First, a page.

Rishi Sunak: what did former chancellor say about Liz Truss’ tax cuts during Tory leadership campaign 2022?

The current economic crisis was signalled by Rishi Sunak when he went head-to-head against the Prime Minister during the Conservative leadership

Prime Minister Liz Truss has faced the wrath of opponents and some of her own MPs after her newly-promoted Chancellor Kwasi Kwarteng announced one of the most major shake-ups in British economic policy.

The controversial ‘mini-budget’ announced by Mr Kwarteng on Friday (23 September) was criticised for benefitting the richer in society, at a time of struggle for those on much lower wages. Tax cuts and removing the cap on banker’s bonuses meant that those earning more will benefit proportionally more from the new policy change.

Not only did the major policy announcement garner criticism, but the markets also responded similarly, with the Pound Sterling crashing against the US Dollar to an all-time low. In response to this, the Bank of England announced that it will “not hesitate” to intervene in the situation, including increasing interest rates if needed.

However, the response to the Prime Minister’s tax cuts plans was signalled by none other than Ms Truss’ former leadership opponent, Rishi Sunak, during the race earlier this year. But what did the former Chancellor of the Exchequer say about her economic policy?

Throughout the Tory leadership campaign, Rishi Sunak warned that Liz Truss’s tax-cutting plans. (Credit: Getty Images)Throughout the Tory leadership campaign, Rishi Sunak warned that Liz Truss’s tax-cutting plans. (Credit: Getty Images)
Throughout the Tory leadership campaign, Rishi Sunak warned that Liz Truss’s tax-cutting plans. (Credit: Getty Images)

What did Rishi Sunak say about Liz Truss’ tax cuts?

Amid the campaign for the Tory Party leadership, both Mr Sunak and Ms Truss attempted to get party members on side by putting forward their plans to fix the cost-of-living crisis.

Mr Sunak, who - as Chancellor under Boris Johnson - introduced many of the main economic policy changes in the past few years including a National Insurance rise, stuck to his guns and told members that they couldn’t risk raising inflation any further. Meanwhile, Ms Truss promised voters that she would cut taxes and scrap the planned National Insurance rise to put more money back in the pockets of the public.

However, the former Chancellor was scathing in his verdict of Ms Truss’ plans, which proved popular enough for her to win the contest with 57.4% of the votes. Throughout the campaign, Mr Sunak referred to the former Home Secretary’s economic policy as a “moral failure”.

Speaking at a hustings event in Belfast on 17 August, Mr Sunak said: “Liz’s plan is to say ‘well, I believe in tax cuts, not direct support’. I don’t think that’s right because a tax cut for someone on her salary means 1,700 of help.

“For someone working really hard on a national living wage, in the care sector, that tax cut is worth about £1 a week. For a pensioner, who is not working, that tax cut is worth precisely zero.

“That’s not a plan that I think is right for our country. If we don’t directly help those vulnerable groups, those on the lowest incomes, those pensioners, then it will be a moral failure of the Conservative government and I don’t think the British people will forgive us for that.”

During a debate on Channel 4 in July, Mr Sunak told Ms Truss that the country would not be able to “borrow its way out of inflation.” In a heated exchange with his opponent, he said: “I don’t think the responsible thing to do right now is to launch into some unfunded spree of borrowing and more debt, that will just make inflation worse, it will make the problem longer.”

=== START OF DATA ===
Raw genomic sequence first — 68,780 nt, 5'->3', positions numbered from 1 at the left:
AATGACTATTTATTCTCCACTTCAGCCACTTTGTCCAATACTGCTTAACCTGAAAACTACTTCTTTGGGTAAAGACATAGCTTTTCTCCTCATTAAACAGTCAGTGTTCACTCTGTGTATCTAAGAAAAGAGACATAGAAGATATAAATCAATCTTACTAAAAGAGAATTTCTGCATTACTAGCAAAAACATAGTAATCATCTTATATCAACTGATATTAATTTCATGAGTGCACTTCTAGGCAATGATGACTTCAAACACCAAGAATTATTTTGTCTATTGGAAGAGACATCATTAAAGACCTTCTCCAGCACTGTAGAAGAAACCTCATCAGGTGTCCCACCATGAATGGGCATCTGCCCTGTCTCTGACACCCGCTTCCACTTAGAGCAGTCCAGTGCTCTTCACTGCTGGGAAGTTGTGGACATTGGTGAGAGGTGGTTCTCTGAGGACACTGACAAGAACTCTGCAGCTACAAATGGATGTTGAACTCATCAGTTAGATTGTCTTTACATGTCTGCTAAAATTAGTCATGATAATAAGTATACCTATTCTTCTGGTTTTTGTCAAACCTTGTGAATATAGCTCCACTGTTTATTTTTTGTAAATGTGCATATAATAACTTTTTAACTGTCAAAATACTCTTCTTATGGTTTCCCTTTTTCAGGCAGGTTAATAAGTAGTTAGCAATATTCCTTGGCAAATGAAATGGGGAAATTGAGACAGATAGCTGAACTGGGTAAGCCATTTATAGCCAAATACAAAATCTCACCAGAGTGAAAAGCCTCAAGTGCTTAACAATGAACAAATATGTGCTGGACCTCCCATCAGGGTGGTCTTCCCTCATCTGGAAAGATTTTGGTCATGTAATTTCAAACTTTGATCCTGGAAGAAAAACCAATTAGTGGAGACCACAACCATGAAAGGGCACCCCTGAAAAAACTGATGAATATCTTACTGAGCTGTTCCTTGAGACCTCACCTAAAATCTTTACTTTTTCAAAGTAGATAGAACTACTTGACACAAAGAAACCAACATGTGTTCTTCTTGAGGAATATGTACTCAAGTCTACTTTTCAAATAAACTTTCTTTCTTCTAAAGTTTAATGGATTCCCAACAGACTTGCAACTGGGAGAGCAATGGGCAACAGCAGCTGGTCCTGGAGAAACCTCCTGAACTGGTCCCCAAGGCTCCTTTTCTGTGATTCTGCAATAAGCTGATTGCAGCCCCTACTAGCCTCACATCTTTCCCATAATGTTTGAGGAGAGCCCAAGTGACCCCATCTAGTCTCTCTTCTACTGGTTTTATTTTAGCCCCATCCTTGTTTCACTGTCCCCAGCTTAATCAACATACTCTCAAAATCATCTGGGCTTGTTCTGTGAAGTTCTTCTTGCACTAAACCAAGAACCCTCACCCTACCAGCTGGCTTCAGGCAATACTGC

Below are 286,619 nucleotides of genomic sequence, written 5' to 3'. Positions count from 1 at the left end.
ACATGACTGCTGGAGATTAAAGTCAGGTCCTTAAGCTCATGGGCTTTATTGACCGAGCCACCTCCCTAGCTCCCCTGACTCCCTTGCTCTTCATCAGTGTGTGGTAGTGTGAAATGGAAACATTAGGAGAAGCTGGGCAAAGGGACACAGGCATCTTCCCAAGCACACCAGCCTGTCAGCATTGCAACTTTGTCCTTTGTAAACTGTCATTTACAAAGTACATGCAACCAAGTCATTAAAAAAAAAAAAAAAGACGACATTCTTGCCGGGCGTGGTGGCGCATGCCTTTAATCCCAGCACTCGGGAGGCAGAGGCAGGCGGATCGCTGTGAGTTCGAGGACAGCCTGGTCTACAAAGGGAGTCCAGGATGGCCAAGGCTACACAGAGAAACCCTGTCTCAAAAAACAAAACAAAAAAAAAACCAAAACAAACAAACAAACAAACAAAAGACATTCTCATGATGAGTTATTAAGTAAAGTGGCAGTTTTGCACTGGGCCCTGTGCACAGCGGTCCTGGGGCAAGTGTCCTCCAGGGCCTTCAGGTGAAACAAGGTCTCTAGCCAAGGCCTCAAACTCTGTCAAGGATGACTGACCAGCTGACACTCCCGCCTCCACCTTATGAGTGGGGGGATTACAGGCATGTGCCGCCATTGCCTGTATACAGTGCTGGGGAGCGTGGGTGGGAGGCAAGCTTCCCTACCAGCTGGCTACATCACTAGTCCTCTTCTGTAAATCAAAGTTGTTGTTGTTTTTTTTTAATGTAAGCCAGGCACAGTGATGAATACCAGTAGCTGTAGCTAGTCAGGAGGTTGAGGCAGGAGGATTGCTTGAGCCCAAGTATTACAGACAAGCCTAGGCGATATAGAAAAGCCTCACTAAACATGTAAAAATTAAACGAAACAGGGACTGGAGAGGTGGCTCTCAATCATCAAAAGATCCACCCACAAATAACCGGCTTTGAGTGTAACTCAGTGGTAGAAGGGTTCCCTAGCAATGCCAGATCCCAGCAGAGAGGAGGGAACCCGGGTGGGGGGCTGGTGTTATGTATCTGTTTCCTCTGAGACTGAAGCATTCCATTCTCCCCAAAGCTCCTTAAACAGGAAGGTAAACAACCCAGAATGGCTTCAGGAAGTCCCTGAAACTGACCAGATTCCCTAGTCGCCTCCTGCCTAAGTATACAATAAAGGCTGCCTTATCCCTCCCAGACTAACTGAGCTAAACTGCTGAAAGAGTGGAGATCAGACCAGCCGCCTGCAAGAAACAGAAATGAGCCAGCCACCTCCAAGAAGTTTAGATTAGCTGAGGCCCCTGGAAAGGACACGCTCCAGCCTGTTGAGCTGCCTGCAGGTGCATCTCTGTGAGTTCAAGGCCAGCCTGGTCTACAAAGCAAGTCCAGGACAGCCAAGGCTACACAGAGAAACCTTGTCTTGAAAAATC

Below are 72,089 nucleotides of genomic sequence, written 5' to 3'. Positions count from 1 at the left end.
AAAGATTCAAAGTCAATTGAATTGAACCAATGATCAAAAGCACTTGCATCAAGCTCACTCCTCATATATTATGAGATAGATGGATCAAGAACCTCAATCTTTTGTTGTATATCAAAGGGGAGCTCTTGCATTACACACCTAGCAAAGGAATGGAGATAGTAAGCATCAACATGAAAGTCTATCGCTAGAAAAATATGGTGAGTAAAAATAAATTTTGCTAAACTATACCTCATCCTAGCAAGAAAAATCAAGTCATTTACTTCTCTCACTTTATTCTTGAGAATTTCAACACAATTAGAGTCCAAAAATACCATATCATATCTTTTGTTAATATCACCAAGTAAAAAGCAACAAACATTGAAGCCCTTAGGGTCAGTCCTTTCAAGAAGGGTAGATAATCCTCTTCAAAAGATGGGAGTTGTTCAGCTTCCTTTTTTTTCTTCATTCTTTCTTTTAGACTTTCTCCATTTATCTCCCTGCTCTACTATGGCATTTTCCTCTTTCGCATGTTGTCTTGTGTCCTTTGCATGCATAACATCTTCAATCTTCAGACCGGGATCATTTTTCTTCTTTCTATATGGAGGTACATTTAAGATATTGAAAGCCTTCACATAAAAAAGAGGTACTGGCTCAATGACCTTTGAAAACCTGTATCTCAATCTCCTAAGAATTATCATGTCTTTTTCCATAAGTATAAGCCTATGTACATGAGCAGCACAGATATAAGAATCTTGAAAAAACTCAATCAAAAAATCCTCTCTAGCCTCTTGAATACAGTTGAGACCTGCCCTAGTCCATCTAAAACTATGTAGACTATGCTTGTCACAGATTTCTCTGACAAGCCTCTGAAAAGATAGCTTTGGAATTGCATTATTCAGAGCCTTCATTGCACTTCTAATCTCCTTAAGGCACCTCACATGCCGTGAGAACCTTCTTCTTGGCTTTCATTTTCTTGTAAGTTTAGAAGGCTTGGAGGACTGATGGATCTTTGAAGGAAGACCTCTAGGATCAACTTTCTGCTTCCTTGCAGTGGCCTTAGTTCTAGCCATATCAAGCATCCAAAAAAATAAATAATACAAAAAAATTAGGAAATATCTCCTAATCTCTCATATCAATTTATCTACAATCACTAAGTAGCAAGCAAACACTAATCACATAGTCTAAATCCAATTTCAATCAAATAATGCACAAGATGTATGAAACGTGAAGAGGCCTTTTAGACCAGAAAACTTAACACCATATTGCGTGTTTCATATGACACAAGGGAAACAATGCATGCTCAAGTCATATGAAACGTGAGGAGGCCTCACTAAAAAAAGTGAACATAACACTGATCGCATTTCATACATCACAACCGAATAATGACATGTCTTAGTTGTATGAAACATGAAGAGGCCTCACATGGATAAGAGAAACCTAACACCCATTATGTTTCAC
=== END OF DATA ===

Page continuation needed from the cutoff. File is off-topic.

Ms Truss responded telling her counterpart that inflation rates have continued to soar as a result of failure in monetary policy. Mr Sunak retorted: “Liz, we have to be honest – borrowing your way out of inflation isn’t a plan – it’s a fairy tale.”

What have Rishi Sunak’s supporters said about Liz Truss’ tax cuts?

Mr Sunak’s assessment of the policy has led to his strongest supporters criticising the recent mini-budget announced by Mr Kwarteng. Huw Merriman, chairman of the Transport Select Committee, had supported Mr Sunak throughout his campaign and has said that he hopes to be “proven wrong” by the reaction to the policy, including the party tanking in polls against Labour.

He said: “Those of us who backed Rishi Sunak lost the contest but this poll suggests that the victor is losing our voters with policies we warned against. For the good of our country, and the livelihoods of everyone in our country, I still hope to be proven wrong.”

George Osborne, who served as Chancellor of the Exchequer under David Cameron  also criticised Ms Truss’ “schizophrenic” economic policy. Speaking to Channel 4, the former politician said: “Fundamentally, the schizophrenia has to be resolved – you can’t have small-state taxes and big-state spending.”

Will Rishi Sunak vote for Liz Truss’ tax-cutting policy?

Upon conceding defeat in the Tory leadership race, Mr Sunak told reporters that he would not accept a seat in Ms Truss’ cabinet if offered. This was due to their drastically different views on policy.

He added that he would return to the backbenches as an MP. However, when asked if he would vote for policies as a backbench member of parliament, Mr Sunak said: “Of course, I’m going to support a Conservative government. I believe very strongly in the Conservative party, and I want it to do well, and I will always, whether as a minister or as a backbencher, always support a Conservative government because I believe that’s the best thing for this country.”

He did not explicitly refer to whether he would back the extraordinary tax-cut plans, meaning that the jury is still out on whether he will back his government on the mini-budget.